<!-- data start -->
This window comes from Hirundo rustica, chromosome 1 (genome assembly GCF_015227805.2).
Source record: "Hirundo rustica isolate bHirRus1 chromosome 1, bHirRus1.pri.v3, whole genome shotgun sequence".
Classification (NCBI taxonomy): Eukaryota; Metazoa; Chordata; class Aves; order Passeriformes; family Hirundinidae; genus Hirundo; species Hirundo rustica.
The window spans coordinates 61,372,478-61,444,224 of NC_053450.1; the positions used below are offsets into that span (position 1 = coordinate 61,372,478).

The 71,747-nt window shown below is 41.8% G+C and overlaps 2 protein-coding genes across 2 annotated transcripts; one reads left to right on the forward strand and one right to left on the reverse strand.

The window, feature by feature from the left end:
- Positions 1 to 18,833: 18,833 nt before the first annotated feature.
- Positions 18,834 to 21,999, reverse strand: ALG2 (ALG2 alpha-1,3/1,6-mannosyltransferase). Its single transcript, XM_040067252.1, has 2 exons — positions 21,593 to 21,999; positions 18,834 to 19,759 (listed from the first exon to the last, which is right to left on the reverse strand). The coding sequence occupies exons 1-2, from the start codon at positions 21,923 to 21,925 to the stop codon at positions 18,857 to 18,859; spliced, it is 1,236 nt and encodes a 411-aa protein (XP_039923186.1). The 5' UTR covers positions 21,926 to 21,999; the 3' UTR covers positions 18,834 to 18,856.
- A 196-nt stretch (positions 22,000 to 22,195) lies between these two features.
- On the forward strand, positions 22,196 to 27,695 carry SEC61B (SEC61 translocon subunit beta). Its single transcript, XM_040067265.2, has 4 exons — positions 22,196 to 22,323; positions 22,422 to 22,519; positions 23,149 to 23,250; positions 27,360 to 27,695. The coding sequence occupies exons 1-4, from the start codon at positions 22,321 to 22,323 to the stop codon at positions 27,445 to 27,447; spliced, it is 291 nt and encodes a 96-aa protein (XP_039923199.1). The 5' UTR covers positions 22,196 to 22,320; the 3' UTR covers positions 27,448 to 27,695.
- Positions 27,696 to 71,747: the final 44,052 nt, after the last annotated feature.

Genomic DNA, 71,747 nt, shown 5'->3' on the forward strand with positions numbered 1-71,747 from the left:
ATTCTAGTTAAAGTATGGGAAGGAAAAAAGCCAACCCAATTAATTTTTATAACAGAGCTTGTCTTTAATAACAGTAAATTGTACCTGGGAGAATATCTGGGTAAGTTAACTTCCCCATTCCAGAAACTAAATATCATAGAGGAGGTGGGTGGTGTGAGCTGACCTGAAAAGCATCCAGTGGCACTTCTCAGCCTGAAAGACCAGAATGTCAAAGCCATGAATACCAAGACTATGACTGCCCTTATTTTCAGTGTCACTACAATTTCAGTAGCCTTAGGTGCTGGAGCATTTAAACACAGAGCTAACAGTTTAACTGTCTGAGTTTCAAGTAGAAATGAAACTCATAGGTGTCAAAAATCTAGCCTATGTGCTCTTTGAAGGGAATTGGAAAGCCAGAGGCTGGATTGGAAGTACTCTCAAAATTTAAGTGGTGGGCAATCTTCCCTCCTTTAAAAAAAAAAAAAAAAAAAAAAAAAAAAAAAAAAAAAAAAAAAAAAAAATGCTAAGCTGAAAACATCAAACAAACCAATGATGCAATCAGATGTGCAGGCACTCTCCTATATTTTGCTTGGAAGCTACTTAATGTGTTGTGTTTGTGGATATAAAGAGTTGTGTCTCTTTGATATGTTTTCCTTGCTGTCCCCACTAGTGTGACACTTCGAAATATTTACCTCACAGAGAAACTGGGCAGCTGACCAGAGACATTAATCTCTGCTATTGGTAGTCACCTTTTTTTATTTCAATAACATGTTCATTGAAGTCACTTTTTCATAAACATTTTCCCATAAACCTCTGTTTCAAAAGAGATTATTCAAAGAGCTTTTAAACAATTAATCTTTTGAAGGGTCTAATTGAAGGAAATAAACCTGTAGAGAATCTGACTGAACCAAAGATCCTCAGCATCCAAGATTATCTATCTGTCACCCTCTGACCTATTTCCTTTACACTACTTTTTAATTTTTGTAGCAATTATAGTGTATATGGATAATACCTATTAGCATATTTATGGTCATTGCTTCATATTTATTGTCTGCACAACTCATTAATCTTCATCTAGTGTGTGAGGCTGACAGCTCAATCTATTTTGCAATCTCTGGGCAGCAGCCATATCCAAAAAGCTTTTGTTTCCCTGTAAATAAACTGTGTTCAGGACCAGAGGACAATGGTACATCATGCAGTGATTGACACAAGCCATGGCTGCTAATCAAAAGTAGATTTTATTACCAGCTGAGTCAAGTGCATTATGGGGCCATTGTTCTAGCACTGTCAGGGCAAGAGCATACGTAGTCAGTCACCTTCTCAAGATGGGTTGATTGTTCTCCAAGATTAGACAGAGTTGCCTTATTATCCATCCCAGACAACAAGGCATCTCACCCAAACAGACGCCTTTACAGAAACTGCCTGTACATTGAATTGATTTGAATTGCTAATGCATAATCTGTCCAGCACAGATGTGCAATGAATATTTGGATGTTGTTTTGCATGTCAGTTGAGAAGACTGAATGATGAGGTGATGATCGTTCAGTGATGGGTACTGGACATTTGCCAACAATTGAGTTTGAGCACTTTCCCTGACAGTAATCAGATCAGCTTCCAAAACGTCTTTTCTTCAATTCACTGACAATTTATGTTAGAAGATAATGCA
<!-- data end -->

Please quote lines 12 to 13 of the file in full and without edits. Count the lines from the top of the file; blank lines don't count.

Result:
Genomic DNA, 71,747 nt, shown 5'->3' on the forward strand with positions numbered 1-71,747 from the left:
ATTCTAGTTAAAGTATGGGAAGGAAAAAAGCCAACCCAATTAATTTTTATAACAGAGCTTGTCTTTAATAACAGTAAATTGTACCTGGGAGAATATCTGGGTAAGTTAACTTCCCCATTCCAGAAACTAAATATCATAGAGGAGGTGGGTGGTGTGAGCTGACCTGAAAAGCATCCAGTGGCACTTCTCAGCCTGAAAGACCAGAATGTCAAAGCCATGAATACCAAGACTATGACTGCCCTTATTTTCAGTGTCACTACAATTTCAGTAGCCTTAGGTGCTGGAGCATTTAAACACAGAGCTAACAGTTTAACTGTCTGAGTTTCAAGTAGAAATGAAACTCATAGGTGTCAAAAATCTAGCCTATGTGCTCTTTGAAGGGAATTGGAAAGCCAGAGGCTGGATTGGAAGTACTCTCAAAATTTAAGTGGTGGGCAATCTTCCCTCCTTTAAAAAAAAAAAAAAAAAAAAAAAAAAAAAAAAAAAAAAAAAAAAAAAAATGCTAAGCTGAAAACATCAAACAAACCAATGATGCAATCAGATGTGCAGGCACTCTCCTATATTTTGCTTGGAAGCTACTTAATGTGTTGTGTTTGTGGATATAAAGAGTTGTGTCTCTTTGATATGTTTTCCTTGCTGTCCCCACTAGTGTGACACTTCGAAATATTTACCTCACAGAGAAACTGGGCAGCTGACCAGAGACATTAATCTCTGCTATTGGTAGTCACCTTTTTTTATTTCAATAACATGTTCATTGAAGTCACTTTTTCATAAACATTTTCCCATAAACCTCTGTTTCAAAAGAGATTATTCAAAGAGCTTTTAAACAATTAATCTTTTGAAGGGTCTAATTGAAGGAAATAAACCTGTAGAGAATCTGACTGAACCAAAGATCCTCAGCATCCAAGATTATCTATCTGTCACCCTCTGACCTATTTCCTTTACACTACTTTTTAATTTTTGTAGCAATTATAGTGTATATGGATAATACCTATTAGCATATTTATGGTCATTGCTTCATATTTATTGTCTGCACAACTCATTAATCTTCATCTAGTGTGTGAGGCTGACAGCTCAATCTATTTTGCAATCTCTGGGCAGCAGCCATATCCAAAAAGCTTTTGTTTCCCTGTAAATAAACTGTGTTCAGGACCAGAGGACAATGGTACATCATGCAGTGATTGACACAAGCCATGGCTGCTAATCAAAAGTAGATTTTATTACCAGCTGAGTCAAGTGCATTATGGGGCCATTGTTCTAGCACTGTCAGGGCAAGAGCATACGTAGTCAGTCACCTTCTCAAGATGGGTTGATTGTTCTCCAAGATTAGACAGAGTTGCCTTATTATCCATCCCAGACAACAAGGCATCTCACCCAAACAGACGCCTTTACAGAAACTGCCTGTACATTGAATTGATTTGAATTGCTAATGCATAATCTGTCCAGCACAGATGTGCAATGAATATTTGGATGTTGTTTTGCATGTCAGTTGAGAAGACTGAATGATGAGGTGATGATCGTTCAGTGATGGGTACTGGACATTTGCCAACAATTGAGTTTGAGCACTTTCCCTGACAGTAATCAGATCAGCTTCCAAAACGTCTTTTCTTCAATTCACTGACAATTTATGTTAGAAGATAATGCA